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{{Research Experiences for Undergraduates 2011}}
=="URBAN SCALING IN THE UNITED KINGDOM"==
Kevin Carlson, Indiana University
Recently, many scaling laws have been reported to model relationships between American
urban areas' population and a broad class of economic metrics. Such techniques improve
on traditional per capital measures, which risk confounding the general nonlinear effects
fundamental to the nature of dense human populations with deviations from these due to
local influences. We intend to extend this work in an analysis of data regarding energy
use and criminal activity collected in the United Kingdom. We will aggregate reports
from Local Administrative Units to the city level, considering all 65 UK centers with
population above ca. 100,000, and apply maximum likelihood estimation techniques to
compare various distributions' explanatory power over the observed trends. If power-law
scaling is found, we will have a broader domain of support for this theoretical explanation
of urban phenomena and the impetus to further generalize understanding of this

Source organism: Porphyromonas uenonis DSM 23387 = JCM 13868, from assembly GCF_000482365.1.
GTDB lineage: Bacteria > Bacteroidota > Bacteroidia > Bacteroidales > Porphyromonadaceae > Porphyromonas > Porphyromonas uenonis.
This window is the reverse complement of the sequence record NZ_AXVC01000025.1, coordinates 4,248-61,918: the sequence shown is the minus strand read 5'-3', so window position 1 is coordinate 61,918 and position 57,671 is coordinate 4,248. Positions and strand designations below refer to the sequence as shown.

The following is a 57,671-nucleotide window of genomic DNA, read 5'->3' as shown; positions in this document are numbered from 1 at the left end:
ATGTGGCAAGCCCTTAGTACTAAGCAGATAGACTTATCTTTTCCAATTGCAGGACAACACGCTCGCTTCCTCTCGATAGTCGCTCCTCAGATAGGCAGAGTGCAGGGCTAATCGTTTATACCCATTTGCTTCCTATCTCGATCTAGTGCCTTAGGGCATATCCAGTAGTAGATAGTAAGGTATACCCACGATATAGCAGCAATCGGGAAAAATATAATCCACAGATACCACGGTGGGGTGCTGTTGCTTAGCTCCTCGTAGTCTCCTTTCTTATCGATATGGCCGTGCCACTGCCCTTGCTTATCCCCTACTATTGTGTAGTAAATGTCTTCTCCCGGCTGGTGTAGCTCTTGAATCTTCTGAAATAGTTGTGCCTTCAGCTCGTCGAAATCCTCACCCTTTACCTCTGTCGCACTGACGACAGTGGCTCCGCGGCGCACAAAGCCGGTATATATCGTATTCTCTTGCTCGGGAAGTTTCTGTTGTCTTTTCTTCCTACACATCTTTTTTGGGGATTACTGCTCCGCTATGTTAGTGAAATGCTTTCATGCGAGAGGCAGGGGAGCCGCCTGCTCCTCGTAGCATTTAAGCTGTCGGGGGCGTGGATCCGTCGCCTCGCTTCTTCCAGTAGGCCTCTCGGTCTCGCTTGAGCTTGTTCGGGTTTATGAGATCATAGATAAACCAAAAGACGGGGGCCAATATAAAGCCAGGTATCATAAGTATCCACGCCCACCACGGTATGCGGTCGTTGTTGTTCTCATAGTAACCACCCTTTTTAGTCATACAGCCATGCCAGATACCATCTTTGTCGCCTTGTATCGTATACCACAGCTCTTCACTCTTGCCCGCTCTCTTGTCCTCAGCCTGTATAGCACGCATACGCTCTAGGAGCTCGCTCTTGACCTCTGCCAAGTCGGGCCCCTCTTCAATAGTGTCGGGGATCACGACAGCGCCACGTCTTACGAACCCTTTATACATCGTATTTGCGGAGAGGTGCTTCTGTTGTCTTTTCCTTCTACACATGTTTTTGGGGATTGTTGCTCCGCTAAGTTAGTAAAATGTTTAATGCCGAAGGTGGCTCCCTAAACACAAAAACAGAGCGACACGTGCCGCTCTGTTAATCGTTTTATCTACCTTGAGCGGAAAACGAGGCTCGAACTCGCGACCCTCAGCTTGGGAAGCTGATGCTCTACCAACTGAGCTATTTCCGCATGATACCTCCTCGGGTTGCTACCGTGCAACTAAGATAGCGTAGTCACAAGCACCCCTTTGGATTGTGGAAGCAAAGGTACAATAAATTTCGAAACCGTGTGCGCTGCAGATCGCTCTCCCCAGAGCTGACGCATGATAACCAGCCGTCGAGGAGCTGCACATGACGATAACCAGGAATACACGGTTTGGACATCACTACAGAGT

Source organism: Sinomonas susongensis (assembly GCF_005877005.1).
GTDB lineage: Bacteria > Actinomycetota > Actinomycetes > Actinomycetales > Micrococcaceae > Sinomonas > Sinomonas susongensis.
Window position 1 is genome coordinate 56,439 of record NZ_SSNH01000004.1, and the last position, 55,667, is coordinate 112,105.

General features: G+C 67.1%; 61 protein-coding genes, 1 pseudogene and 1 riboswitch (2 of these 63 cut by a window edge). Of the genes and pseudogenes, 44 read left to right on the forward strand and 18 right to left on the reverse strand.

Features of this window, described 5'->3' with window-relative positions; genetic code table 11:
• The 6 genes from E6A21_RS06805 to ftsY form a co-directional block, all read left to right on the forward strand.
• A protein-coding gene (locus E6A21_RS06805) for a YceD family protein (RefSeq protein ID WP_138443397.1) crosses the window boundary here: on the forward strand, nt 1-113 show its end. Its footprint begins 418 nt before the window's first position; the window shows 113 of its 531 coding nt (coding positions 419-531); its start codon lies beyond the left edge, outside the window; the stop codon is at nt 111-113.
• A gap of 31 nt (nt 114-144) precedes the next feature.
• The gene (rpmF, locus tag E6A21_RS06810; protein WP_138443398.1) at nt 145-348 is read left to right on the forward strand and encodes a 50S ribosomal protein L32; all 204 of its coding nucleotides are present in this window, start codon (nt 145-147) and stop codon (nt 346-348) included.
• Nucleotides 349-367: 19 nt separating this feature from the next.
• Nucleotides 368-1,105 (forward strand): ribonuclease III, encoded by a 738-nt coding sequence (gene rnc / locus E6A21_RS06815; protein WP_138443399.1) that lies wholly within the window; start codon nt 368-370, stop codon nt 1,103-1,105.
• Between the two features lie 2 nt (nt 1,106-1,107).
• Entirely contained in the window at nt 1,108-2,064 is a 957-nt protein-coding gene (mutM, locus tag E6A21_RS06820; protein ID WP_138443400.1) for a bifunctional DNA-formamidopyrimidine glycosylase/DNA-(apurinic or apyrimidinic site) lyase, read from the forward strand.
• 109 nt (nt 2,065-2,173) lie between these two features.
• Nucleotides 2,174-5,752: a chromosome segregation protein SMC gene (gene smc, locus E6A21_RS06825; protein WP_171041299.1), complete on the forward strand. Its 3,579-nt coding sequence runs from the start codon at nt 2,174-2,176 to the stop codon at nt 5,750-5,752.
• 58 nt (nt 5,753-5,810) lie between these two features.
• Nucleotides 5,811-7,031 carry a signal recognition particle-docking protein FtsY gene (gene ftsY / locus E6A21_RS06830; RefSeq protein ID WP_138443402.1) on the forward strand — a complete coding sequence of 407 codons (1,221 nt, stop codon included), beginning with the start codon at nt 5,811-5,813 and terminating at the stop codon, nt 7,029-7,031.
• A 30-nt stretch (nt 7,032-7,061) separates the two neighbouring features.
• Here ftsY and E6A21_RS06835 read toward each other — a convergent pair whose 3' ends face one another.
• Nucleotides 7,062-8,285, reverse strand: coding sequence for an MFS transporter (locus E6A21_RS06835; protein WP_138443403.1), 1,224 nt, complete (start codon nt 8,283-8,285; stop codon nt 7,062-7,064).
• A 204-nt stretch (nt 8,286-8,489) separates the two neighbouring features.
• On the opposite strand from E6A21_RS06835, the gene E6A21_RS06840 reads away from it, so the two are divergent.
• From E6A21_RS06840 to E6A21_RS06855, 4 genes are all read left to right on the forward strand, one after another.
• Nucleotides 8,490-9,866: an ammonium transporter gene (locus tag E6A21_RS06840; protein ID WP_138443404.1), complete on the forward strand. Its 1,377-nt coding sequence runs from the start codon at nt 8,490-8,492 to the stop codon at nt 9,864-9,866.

fundamental constraint on mass social phenomena. The complement to this work will be
measuring cities' deviations from the theoretical predictions derived in this way, which
information may �find applicability to a range of further research in urban planning and
public policy.
Mentor: Luis Bettencourt

Revision as of 18:48, 15 August 2011

Research Experiences for Undergraduates 2011

"URBAN SCALING IN THE UNITED KINGDOM"

Kevin Carlson, Indiana University

Recently, many scaling laws have been reported to model relationships between American urban areas' population and a broad class of economic metrics. Such techniques improve on traditional per capital measures, which risk confounding the general nonlinear effects fundamental to the nature of dense human populations with deviations from these due to local influences. We intend to extend this work in an analysis of data regarding energy use and criminal activity collected in the United Kingdom. We will aggregate reports from Local Administrative Units to the city level, considering all 65 UK centers with population above ca. 100,000, and apply maximum likelihood estimation techniques to compare various distributions' explanatory power over the observed trends. If power-law scaling is found, we will have a broader domain of support for this theoretical explanation of urban phenomena and the impetus to further generalize understanding of this fundamental constraint on mass social phenomena. The complement to this work will be measuring cities' deviations from the theoretical predictions derived in this way, which information may �find applicability to a range of further research in urban planning and public policy.

Mentor: Luis Bettencourt